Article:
Last December, she self-published 'Myeloma My Life', on her 13-year struggle with the condition - and recently uploaded her story on the Lazarus story-telling forum.
The idea of the Lazarus forum, explains founder and cancer survivor Frank Russell, is to enable "ordinary" cancer patients to tell their own stories of treatment and survival.
Russell believes the forum gives newly-diagnosed cancer patients access to real-life stories which will give them both first-hand information and, importantly, hope, as they face into their treatment programmes.
Lazarus also plans to help raise much-needed funds towards the running costs of the cancer support centre, which was the brainchild of a dynamic young Tipperary businesswoman Ita Bourke, who was diagnosed with breast cancer in 2000 and tragically passed away shortly before the centre was formally opened in 2002.
To date, almost 1,000 people have come on residential breaks to LARCC.
The Lazarus community forum was Frank Russell's idea. A former Air Corps commandant and retired inspector of air accidents from Dublin, he has been diagnosed and successfully treated for cancer twice.
In 1998, he was diagnosed with neck cancer and at the time was given two years to live. In 2007, he was diagnosed with prostate cancer but again it was treated successfully.
The forum currently has stories posted from cancer patients in Dublin, Wicklow, Kildare, Roscommon, Tipperary, Limerick, Clare and Leitrim.
"The idea for the forum came from listening to cancer patients on social occasions during their stay on the LARCC residential weeks.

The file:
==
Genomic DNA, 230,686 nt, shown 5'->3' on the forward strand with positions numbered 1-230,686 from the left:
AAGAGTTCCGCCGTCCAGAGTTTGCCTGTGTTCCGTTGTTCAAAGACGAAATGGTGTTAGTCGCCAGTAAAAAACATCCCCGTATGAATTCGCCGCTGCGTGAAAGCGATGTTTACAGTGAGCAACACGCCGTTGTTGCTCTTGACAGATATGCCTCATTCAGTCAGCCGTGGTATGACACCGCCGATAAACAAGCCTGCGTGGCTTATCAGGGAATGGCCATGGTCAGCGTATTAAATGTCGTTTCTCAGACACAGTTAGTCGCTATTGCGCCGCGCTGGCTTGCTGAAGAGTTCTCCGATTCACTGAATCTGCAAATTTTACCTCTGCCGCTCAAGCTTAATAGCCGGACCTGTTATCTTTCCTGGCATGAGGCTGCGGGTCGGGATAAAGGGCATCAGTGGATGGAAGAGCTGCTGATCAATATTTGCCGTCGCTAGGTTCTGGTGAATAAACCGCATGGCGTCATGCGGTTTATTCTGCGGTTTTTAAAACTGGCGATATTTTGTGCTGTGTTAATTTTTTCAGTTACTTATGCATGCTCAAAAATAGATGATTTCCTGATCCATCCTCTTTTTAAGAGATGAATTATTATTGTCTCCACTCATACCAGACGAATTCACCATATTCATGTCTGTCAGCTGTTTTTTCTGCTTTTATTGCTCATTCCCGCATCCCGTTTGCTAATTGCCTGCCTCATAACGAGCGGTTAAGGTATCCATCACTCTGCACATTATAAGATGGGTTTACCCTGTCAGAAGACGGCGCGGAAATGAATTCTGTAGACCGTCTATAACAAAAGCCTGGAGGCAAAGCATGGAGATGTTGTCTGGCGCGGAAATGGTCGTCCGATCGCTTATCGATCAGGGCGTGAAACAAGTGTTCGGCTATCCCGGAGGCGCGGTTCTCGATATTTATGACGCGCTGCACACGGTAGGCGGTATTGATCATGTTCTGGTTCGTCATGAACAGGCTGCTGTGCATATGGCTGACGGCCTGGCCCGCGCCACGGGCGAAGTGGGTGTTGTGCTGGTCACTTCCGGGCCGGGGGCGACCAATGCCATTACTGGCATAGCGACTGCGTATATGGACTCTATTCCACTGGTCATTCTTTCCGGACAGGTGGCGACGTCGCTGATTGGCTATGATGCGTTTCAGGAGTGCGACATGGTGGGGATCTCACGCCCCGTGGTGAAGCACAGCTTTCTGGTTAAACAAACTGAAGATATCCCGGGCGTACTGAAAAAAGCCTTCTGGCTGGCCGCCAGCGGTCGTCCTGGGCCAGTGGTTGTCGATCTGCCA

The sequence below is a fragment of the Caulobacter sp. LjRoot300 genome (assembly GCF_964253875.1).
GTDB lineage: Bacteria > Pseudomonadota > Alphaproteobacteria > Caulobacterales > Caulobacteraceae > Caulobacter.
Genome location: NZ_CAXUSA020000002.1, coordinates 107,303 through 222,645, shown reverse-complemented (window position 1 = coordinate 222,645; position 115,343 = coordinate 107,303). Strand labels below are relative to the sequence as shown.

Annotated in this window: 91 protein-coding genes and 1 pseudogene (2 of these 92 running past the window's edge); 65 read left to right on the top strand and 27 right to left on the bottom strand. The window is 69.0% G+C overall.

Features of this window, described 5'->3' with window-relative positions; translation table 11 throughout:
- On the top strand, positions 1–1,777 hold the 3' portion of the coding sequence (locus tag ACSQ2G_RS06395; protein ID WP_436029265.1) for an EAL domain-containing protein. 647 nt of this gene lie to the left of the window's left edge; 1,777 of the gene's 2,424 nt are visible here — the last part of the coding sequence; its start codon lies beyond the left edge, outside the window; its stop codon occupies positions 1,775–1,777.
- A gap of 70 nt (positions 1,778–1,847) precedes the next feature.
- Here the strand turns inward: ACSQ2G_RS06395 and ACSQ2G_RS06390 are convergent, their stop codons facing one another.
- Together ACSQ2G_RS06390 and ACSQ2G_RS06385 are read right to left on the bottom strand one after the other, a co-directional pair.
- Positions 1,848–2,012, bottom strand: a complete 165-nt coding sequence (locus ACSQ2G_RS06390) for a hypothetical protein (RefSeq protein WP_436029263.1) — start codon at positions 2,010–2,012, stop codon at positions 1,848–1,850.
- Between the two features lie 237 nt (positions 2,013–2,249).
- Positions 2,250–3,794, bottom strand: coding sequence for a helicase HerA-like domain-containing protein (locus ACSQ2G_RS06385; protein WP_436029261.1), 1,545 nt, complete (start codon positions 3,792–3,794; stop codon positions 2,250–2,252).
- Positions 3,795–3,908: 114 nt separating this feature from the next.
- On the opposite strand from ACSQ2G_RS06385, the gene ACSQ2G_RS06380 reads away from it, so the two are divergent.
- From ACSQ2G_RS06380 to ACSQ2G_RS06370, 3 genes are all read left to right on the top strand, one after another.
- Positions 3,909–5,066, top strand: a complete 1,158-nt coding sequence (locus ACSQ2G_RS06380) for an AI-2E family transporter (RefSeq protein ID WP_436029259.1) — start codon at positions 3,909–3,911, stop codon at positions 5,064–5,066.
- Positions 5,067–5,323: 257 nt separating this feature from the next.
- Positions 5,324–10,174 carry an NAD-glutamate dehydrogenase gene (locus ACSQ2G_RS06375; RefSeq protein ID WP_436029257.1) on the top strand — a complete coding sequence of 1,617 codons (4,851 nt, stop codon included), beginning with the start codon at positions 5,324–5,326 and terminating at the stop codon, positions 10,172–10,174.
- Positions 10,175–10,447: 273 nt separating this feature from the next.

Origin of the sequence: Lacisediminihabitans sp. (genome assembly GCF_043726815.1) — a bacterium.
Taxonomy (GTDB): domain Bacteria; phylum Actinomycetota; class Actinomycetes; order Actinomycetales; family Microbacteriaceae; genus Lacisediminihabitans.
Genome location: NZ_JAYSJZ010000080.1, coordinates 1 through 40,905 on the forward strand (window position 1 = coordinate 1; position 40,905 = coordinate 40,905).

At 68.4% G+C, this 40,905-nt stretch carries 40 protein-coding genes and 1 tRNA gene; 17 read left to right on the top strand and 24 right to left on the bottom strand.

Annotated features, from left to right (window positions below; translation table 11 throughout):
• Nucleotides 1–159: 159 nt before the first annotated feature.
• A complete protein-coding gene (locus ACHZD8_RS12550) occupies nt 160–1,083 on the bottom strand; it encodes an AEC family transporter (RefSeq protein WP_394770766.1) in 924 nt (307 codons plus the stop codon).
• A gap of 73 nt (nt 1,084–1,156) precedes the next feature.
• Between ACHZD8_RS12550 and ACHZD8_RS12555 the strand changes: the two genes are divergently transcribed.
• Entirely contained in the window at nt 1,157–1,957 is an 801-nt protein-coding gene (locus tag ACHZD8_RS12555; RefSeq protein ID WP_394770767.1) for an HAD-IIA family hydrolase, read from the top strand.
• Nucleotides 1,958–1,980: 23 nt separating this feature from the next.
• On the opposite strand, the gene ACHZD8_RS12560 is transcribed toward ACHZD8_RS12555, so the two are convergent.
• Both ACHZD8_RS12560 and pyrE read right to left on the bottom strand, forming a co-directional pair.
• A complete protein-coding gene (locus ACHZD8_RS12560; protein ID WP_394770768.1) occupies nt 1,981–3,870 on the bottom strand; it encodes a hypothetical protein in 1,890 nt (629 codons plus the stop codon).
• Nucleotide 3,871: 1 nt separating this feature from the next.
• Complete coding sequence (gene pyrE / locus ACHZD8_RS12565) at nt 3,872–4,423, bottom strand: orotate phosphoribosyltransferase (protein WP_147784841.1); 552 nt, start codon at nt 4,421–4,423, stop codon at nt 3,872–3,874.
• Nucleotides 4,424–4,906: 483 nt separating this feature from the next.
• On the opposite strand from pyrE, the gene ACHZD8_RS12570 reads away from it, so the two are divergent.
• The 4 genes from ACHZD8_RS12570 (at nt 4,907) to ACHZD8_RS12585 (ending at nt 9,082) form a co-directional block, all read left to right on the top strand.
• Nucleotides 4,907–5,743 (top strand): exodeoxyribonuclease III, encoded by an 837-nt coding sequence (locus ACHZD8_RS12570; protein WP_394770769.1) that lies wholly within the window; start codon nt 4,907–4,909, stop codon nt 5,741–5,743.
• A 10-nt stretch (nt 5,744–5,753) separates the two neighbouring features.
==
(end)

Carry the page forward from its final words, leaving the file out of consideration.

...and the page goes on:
"I heard some brave and uplifting stories and some sad ones too.
"My sincere hope is that the forum will open doors otherwise shut to ordinary cancer patients, and empower them to express their thoughts and feelings on their condition both for themselves and, importantly, for those more recent patients."
The unusual name, he explains, comes from St John's Gospel, where Jesus raised Lazarus from the dead, and in which Martha relates that she and her sister Mary were 'caring' for their sick brother at home.
"I always think of myself as a bit of a Lazarus, so to speak, having got through two cancer diagnoses," he quips.
When she heard about the forum, Catherine McGovern was immediately interested.
She had visited LARCC on a number of occasions during her long battle with her illness, and when she heard about the site, instantly decided to add her voice to the stories on the website:
'I think it's good to be vocal and I feel the Lazarus forum is a great help to people," she said. She had plenty to write about - her multiple myeloma left her with no immunity to fight any kind of infection.
"Since 2003, I've had a major health event every single year. In 2005, I suffered organ failure and somehow pulled through but took a long time to recover while still continuing with my treatment.
"In 2006 and 2008, it was pneumonia and in 2007, swine flu. I underwent stem cell treatment in 2009, as this had produced great results in a number of cancer patients.
"Unfortunately, I was not one of the lucky ones and after spending six weeks in isolation had to continue with traditional treatment."
In 2013, Catherine was included in a new treatment under clinical trials in Ireland. "I was deemed suitable for the trial but before the trial began, the cancer had spread to my ribs and I had to have radiotherapy to heal my ribs before I could begin the trial."
She received the treatment in late December, 2013 - it's now completed - and she underwent weekly chemotherapy.
Catherine regularly took the opportunity to speak of her experiences, she said, in order "to raise awareness of this devastating disease and how it might take over your life but not yourself".
"I am Catherine first and that is how I want to be in spite of the knocks," she declared.
n Catherine McGovern passed away shortly after giving this interview.
n The Lazarus forum can be found on www.cancersupport.ie